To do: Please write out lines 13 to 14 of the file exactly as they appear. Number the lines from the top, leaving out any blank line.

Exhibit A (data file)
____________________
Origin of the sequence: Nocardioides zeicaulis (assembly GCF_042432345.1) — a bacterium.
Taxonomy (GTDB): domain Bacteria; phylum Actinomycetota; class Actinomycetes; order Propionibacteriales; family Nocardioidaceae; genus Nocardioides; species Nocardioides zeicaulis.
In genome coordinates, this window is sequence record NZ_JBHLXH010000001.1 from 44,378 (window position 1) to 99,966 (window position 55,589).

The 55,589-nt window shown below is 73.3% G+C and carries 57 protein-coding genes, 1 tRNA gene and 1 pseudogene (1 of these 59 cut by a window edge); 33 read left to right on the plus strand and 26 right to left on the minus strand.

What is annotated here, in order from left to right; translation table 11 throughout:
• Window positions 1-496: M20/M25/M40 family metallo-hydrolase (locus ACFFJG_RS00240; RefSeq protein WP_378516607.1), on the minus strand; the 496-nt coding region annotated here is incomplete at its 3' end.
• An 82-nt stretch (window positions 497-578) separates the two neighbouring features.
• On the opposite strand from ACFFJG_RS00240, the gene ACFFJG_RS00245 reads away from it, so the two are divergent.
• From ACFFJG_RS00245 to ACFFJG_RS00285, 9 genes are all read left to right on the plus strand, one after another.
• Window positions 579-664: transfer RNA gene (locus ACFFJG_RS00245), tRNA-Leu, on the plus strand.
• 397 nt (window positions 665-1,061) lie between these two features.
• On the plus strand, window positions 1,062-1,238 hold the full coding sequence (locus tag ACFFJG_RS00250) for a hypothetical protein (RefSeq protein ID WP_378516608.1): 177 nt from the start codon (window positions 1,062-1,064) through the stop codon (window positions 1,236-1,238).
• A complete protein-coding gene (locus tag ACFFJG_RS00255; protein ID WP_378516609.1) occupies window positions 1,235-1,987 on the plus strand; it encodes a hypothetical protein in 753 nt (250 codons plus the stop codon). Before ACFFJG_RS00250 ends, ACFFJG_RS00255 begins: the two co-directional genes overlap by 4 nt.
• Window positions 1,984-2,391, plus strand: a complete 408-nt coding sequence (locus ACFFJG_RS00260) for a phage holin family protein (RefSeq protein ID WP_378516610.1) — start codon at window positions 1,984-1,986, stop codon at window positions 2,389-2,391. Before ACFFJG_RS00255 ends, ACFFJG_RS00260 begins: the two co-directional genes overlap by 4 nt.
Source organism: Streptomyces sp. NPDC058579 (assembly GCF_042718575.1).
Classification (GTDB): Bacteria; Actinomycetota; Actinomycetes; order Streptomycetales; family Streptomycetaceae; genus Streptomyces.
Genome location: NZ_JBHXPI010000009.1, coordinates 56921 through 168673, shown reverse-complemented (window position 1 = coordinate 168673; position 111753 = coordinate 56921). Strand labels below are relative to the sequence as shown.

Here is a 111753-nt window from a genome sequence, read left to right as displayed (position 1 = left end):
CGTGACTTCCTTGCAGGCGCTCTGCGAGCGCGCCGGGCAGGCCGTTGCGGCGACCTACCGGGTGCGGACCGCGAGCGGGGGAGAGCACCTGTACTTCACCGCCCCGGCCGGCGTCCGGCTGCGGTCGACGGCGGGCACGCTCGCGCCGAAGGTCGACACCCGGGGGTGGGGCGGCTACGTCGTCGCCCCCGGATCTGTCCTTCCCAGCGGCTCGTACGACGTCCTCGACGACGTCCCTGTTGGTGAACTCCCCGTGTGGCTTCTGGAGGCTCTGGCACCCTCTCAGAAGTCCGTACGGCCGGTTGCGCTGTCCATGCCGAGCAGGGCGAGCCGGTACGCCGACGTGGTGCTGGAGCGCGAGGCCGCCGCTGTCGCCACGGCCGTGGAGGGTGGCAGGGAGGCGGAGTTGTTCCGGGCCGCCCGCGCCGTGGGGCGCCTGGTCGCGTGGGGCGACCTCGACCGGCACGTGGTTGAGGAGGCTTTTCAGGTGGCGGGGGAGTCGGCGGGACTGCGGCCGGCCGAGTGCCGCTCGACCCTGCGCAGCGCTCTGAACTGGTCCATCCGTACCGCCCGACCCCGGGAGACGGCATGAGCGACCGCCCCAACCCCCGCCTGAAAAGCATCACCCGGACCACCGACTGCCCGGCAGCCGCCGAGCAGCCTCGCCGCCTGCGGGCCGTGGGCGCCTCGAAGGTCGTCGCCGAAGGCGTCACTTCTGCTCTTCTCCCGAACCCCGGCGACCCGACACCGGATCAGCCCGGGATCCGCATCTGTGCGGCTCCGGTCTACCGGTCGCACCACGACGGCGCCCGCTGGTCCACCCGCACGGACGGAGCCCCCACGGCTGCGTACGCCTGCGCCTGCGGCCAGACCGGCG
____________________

• A complete protein-coding gene (locus tag ACFFJG_RS00255; protein ID WP_378516609.1) occupies window positions 1,235-1,987 on the plus strand; it encodes a hypothetical protein in 753 nt (250 codons plus the stop codon). Before ACFFJG_RS00250 ends, ACFFJG_RS00255 begins: the two co-directional genes overlap by 4 nt.
• Window positions 1,984-2,391, plus strand: a complete 408-nt coding sequence (locus ACFFJG_RS00260) for a phage holin family protein (RefSeq protein ID WP_378516610.1) — start codon at window positions 1,984-1,986, stop codon at window positions 2,389-2,391. Before ACFFJG_RS00255 ends, ACFFJG_RS00260 begins: the two co-directional genes overlap by 4 nt.